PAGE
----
Titles like Funny People from 2009 that didn’t seem all that funny slowly eroded the Sandman’s castle (despite some positive reviews). And the list continues: Jack and Jill, That’s My Boy, The Cobbler and the infamous Ridiculous 6 were comparative disasters that slowly pushed Sandler into taking up more animations.

But as luck would have it, he’s done more than just acting.

Adam Sandler’s career as a producer

Over they years, Sandler’s produced a fair few of the movies he’s starred in – and he’s been surprisingly stable when looking at his work from this perspective.

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The Waterboy was his first production and stands out as one of his best. Relatively little fluctuation around the median followed for a few years, with some big peaks: Click and I Now Pronounce You Chuck & Larry were (numerically, at least) okay, as were Paul Blart: Mall Cop and Grown Ups. Admittedly, it’s revenue that pushed these figures up. As I’ve previously discussed – using revenue as a means of gauging a movie is pretty unreliable, but the fact is that money pushes scripts into studios and actors onto movie sets. As revenue falls, so does studio support.

At any rate, Hotel Transylvania also spikes on this take – but since it’s an animation, it’s disputable whether we should put it in the same barrel.

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Sandlerness-wise, it seems that he’s never really matched the overall success of his early productions. Despite his few accomplishments along the way, following the release of Pixels in 2015 the whole world mobbed around the news that his career was heading towards a painful and lonely end.

Adam Sandler’s career as a writer

Ever since his debut, Sandler has also been actively involved in writing. He scripted his debut movie called Going Overboard, which also happened to be pretty bad. But he’s had a few sensible ups: The Waterboy, Big Daddy, Grown Ups and Hotel Transylvania 2 (the latter of which also happens to be his biggest grossing movie at the time of writing this).

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So considering his shoddy beginning as a scriptwriter, Sandler has been on an ascending path which has only recently started plateauing – despite studios bickering around his cookie-cut way of building characters.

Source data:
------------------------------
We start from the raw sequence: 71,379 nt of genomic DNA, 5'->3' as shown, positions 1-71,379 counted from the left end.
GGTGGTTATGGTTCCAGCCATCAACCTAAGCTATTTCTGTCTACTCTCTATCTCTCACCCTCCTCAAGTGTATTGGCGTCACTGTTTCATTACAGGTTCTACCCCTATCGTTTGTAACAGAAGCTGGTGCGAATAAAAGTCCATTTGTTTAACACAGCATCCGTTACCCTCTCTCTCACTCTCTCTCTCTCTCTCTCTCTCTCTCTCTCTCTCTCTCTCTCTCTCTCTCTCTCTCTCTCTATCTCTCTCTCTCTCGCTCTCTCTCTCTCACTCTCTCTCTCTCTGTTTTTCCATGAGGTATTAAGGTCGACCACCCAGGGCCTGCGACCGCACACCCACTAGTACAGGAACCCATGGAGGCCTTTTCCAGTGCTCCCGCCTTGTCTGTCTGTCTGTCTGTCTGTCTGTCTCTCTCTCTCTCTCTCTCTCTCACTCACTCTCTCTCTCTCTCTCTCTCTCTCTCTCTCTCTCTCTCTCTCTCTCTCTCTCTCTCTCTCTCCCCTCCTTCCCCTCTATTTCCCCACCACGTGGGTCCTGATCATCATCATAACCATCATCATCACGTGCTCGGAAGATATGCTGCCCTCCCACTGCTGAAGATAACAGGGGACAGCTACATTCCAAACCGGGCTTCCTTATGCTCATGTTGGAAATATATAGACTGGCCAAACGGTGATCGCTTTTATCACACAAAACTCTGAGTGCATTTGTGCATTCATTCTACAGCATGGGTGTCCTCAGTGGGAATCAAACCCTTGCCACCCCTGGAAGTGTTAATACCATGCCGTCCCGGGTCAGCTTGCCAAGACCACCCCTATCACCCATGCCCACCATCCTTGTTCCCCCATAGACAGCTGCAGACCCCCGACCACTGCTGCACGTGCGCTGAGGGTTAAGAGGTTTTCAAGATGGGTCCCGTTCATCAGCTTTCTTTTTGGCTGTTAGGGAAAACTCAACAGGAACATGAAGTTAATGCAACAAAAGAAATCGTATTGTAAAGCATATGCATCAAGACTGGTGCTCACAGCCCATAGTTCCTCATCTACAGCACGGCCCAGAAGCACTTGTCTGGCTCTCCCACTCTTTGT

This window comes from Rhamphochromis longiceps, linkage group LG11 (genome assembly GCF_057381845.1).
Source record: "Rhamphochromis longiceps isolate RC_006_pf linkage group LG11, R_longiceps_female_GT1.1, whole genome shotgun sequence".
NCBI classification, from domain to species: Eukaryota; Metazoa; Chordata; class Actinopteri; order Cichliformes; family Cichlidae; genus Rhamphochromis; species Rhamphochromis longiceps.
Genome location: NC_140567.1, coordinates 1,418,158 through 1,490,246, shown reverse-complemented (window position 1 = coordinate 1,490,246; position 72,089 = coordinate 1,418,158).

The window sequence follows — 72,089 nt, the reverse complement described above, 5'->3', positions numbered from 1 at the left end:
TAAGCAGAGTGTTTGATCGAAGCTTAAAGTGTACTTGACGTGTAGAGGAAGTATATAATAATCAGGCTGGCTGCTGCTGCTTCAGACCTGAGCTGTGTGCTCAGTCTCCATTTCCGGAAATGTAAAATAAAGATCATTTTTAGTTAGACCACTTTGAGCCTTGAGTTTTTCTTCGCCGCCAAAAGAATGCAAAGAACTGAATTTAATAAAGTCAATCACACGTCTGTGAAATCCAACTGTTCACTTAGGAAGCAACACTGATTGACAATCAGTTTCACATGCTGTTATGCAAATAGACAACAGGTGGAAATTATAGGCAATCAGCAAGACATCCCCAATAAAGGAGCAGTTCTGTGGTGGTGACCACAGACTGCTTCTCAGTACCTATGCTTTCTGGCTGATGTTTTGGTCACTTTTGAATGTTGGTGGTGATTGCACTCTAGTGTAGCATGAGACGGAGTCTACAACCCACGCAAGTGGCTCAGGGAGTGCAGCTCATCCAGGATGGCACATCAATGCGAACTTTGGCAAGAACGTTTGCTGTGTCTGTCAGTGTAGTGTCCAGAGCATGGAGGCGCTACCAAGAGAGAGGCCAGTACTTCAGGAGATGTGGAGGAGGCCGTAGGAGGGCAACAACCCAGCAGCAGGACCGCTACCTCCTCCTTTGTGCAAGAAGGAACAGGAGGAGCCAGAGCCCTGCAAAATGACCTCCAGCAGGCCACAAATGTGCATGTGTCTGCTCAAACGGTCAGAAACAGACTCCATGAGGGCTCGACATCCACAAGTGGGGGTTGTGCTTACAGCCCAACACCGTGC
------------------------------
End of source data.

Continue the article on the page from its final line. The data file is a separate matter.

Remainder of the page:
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The career arch of Adam Sandler – and some endnotes

Seeing Adam Sandler portray a role makes me feel as though I’m watching a very long commercial for a product that doesn’t really serve any practical purpose. I’m a harsh critic of things I don’t like, true – and in all fairness, I’m still considering whether it’s possible that his work might be worth something (and by extension that I’m just a pretentious and disagreeable guy on account of my not finding farts and boogers funny by themselves).

But irrespective of my personal taste, the numbers do seem to show that the Sandman’s day has come and gone. Scoring all of his work (so acting, producing and writing – all in one) shows that despite a few peaks that followed the late 2000s, his overall popularity seems to be going down.

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Again, these figures stand as a matter of comparing Adam Sandler to himself: I’ve measured his films’ performance based on what was his best work, at least with respect to reviews and revenue.

Whether Sandler’s movies are part of a superior breed of comedy is ultimately something better left to the critics of tomorrow, as we’ve seen time and again how popular actors eventually shy out of the limelight as new generations brush the fluff and commercialism off of their work and reveal them for what they are: at times masters, other times average artists, and sometimes just memories best left forgotten.

Occasionally we look back and really do cringe at the things we once enjoyed. Whether this will indeed happen to humanity as it looks back at Adam Sandler’s career, I can only say I told you so.